Accordingly, when you mount the disk image, it would report its own disk usage as GB and its free space as GB even if there is literally nothing on the disk image volume. The math always felt weird, but the result was right — the disk image can't practically accommodate more than GB of data, so the free space should reflect that. This behavior is documented in Apple's hdiutil man page: This behavior has been a known quantity for many, many years.

If this were the only bug, however, this issue would be just an annoyance.

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The larger issue occurs when any application tries to write more data to the disk image volume than the underlying disk can accommodate. The diskimages-helper application doesn't report errors when write requests fail to grow the disk image The diskimages-helper application works quietly in the background, responding to filesystem requests made to the disk image volume.

It's essentially a broker, or middle-man. There's a disk image file on disk, but applications don't interact directly with the file, they need to interact with a filesystem. So the diskimages-helper application presents a filesystem interface on top of that disk image file.

When you make a write request to a mounted disk image volume, the request goes to the diskimages-helper application, which translates that request into changes to the disk image file. When you initially create a "sparse" disk image file, that file is very small, e.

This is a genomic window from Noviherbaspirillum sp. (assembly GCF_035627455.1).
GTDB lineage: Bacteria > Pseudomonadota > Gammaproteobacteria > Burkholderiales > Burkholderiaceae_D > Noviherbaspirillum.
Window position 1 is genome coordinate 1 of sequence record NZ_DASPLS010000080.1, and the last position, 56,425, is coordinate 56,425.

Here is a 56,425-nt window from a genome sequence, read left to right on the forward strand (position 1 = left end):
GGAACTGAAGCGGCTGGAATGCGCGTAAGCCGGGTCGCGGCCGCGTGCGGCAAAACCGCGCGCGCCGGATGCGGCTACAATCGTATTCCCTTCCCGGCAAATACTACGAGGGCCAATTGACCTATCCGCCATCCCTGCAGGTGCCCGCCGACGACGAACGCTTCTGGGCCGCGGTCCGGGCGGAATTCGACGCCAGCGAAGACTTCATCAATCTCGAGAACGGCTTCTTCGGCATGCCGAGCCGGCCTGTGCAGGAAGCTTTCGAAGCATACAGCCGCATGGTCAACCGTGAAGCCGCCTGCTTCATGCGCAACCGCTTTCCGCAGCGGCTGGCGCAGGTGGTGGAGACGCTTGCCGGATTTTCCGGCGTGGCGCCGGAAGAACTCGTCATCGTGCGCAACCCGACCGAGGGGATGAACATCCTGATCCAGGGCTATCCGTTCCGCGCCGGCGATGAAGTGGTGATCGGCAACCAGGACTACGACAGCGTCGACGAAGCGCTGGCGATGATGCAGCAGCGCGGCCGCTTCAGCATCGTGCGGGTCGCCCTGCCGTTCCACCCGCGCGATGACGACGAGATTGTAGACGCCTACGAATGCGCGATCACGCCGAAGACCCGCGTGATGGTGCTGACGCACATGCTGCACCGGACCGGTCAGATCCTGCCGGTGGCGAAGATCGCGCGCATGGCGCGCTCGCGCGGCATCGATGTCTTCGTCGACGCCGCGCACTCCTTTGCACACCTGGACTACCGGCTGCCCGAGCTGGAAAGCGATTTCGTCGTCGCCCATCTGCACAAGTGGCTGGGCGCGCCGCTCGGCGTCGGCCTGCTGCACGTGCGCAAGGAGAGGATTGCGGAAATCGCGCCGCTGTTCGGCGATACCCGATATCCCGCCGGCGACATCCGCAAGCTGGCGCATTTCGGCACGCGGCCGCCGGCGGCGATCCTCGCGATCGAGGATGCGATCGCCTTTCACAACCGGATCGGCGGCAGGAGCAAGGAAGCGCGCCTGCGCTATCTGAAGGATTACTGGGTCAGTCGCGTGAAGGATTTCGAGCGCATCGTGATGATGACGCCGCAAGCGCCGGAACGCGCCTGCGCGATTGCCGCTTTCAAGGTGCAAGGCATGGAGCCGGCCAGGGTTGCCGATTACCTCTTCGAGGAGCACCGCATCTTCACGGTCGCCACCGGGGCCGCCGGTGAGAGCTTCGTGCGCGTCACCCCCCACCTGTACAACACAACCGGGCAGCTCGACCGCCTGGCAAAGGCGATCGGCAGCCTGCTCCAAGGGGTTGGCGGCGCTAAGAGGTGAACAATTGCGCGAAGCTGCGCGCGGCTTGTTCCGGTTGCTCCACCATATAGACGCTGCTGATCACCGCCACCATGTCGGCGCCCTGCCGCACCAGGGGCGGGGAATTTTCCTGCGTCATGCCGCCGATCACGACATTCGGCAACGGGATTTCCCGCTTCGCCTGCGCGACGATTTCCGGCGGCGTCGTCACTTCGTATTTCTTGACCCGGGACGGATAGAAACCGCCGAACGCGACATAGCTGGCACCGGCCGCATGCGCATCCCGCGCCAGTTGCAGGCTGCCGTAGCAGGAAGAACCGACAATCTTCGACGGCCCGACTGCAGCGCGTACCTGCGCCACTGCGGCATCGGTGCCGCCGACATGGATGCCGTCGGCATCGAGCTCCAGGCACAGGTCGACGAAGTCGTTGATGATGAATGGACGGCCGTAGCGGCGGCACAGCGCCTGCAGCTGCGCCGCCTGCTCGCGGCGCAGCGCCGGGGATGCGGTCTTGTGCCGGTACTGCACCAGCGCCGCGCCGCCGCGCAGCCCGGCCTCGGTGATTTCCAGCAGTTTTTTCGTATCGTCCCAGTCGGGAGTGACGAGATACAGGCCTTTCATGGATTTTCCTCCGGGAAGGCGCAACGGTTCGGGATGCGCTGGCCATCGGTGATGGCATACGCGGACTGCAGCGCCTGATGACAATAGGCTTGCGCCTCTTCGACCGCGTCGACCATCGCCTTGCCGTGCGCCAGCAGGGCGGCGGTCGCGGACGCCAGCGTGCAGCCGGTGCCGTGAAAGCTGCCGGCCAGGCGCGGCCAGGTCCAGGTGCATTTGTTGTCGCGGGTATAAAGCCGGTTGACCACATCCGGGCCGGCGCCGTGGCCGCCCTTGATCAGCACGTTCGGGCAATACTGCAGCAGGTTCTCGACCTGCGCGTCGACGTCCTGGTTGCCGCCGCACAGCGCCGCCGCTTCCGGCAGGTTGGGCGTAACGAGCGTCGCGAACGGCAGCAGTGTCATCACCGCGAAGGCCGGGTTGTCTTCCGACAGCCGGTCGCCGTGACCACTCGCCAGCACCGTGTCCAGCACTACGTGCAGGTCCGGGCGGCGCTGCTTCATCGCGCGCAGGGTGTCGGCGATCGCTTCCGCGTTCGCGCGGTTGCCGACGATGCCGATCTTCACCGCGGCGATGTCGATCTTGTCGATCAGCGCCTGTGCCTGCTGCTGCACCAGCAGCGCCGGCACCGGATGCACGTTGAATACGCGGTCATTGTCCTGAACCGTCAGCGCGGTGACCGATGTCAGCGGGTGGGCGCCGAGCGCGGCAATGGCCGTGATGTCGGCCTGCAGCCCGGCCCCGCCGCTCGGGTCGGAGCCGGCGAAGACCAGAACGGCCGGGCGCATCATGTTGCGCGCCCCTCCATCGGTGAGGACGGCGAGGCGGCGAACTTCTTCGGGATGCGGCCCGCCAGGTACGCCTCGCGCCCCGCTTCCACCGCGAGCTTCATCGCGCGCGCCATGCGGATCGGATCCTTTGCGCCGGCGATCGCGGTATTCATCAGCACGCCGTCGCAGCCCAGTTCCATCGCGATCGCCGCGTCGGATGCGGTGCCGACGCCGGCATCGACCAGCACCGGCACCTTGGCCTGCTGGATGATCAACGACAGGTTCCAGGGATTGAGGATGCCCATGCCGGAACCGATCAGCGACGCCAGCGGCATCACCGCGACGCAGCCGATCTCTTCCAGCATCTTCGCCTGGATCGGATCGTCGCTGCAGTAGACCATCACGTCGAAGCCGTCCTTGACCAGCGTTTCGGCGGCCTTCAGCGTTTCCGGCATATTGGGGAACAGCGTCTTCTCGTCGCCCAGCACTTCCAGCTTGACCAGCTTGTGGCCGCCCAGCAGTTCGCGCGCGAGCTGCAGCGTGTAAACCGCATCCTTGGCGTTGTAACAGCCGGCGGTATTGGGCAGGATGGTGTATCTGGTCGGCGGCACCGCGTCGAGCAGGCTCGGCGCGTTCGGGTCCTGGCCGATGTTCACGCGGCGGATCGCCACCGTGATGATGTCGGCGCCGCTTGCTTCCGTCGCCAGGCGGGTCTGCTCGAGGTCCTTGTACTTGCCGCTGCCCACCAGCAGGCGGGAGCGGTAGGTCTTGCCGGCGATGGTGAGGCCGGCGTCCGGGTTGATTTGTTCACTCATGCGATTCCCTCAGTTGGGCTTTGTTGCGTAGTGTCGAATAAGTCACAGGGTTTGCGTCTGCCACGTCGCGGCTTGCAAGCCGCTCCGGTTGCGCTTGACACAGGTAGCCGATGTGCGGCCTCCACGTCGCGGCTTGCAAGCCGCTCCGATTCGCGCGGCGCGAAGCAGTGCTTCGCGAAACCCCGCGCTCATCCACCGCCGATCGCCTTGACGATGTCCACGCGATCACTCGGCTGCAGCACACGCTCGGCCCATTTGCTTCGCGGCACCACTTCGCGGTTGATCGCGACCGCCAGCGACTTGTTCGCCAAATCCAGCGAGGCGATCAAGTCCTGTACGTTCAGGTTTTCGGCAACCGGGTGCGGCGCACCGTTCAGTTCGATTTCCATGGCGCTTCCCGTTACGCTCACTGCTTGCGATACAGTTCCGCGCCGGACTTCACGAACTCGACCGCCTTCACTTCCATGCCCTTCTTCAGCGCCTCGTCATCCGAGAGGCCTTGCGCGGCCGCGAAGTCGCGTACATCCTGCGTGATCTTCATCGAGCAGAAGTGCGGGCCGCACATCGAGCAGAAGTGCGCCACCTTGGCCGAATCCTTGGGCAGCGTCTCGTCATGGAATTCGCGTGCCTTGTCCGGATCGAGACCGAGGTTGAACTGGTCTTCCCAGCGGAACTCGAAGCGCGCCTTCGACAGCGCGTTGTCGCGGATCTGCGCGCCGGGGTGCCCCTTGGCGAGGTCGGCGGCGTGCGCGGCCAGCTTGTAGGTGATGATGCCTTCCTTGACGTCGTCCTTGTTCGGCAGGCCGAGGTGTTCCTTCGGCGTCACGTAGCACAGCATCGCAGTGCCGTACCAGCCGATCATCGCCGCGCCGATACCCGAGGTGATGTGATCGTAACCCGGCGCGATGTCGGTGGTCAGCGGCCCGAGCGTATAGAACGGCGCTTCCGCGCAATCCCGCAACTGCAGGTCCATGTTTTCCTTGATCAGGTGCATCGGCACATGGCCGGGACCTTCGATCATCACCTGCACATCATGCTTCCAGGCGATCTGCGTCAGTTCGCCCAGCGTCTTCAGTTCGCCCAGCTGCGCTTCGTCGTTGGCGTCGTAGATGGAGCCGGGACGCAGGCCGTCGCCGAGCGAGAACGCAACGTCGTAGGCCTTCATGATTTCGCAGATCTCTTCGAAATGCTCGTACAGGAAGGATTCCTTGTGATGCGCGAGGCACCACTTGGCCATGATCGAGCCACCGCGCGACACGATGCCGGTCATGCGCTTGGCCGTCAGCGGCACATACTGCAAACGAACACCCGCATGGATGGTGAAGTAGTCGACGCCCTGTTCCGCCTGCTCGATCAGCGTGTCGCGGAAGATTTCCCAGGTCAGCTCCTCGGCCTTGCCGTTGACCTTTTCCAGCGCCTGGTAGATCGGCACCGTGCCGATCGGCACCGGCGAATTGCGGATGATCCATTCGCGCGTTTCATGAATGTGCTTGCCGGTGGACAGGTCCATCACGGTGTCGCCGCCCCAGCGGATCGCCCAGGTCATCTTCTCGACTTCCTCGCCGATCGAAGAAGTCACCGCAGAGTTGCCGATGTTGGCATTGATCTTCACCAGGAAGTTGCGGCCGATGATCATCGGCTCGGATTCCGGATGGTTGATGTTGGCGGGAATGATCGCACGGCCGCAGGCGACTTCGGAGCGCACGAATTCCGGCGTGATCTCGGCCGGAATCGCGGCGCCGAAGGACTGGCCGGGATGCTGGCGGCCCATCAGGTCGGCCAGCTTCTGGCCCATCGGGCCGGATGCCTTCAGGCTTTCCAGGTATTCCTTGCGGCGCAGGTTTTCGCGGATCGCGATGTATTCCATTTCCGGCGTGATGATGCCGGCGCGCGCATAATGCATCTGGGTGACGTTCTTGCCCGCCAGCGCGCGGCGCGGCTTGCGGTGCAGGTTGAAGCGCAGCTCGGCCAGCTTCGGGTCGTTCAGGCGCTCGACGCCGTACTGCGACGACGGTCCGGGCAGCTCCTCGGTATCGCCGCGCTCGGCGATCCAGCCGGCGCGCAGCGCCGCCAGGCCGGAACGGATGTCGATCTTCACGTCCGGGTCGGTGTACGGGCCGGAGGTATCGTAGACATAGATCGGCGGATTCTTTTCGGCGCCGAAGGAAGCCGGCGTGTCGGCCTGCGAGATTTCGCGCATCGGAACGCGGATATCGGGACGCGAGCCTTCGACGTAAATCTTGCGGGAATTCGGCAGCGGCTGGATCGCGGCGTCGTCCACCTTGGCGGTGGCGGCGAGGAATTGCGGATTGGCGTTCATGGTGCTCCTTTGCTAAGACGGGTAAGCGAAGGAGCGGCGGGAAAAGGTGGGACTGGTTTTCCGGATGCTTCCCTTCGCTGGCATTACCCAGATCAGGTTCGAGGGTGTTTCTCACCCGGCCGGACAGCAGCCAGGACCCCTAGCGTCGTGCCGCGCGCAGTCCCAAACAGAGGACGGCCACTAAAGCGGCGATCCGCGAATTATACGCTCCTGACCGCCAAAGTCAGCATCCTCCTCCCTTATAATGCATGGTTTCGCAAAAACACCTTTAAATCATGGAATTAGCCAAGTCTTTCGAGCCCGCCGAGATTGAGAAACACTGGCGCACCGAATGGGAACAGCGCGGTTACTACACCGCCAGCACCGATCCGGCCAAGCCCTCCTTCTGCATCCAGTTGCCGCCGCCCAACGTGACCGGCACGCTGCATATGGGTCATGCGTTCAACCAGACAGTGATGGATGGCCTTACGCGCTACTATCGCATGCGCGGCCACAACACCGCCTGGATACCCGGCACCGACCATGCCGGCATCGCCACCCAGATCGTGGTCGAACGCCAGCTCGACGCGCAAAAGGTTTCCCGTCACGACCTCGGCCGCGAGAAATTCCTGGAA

It's just large enough to hold some pre-allocated space for the filesystem structures. As you copy files to the disk image volume, the file grows.

Herein lies the bug.

Carbon Copy Cloner for Mac - Free download and software reviews - CNET

Following the earlier example, suppose you attempt to copy GB of data to that GB disk image file. This shouldn't be possible, because there was only GB of free space left on the underlying disk. The first GB of data does successfully get written into the disk image file — the disk image file has grown now to GB.

But now the underlying disk is completely full, and the disk image file can no longer grow — the diskimages-helper application is getting "No space left on device" errors when trying to write data to its band files. At this point, you'd think that the diskimages-helper application would do one of the following: Report a "No space left on device" error to the process making the write request Refuse additional write requests — sorry, no more space Unmount the disk image — we have to stop this insanity Quit — please, just stop pretending to do something that you're not actually doing!

Alas, none of those things happen and no, it should never panic the kernel, but writing to the void is equally unreasonable. The final illusion After files failed to actually make it to a physical disk somewhere, you'd think hope? This is probably the most alarming part of this bug — because the filesystem structures are stored on a section of pre-allocated space on the underlying disk, the diskimages-helper application has no trouble updating filesystem metadata.

So file size, modification date, permissions, etc — all of those attributes are fine. In yet another bizarre twist, we found that many times a truncated file would even validate a checksum test. Presumably the diskimages-helper retains some of the file data in RAM, because again, the data never made it to the underlying disk. This part is perhaps the hardest to explain in text, so I created a video to demonstrate the problem: Proactively avoiding data loss CCC creates and uses disk images when you select "New disk image Starting in CCC 5.

Today we're posting an update to CCC 5.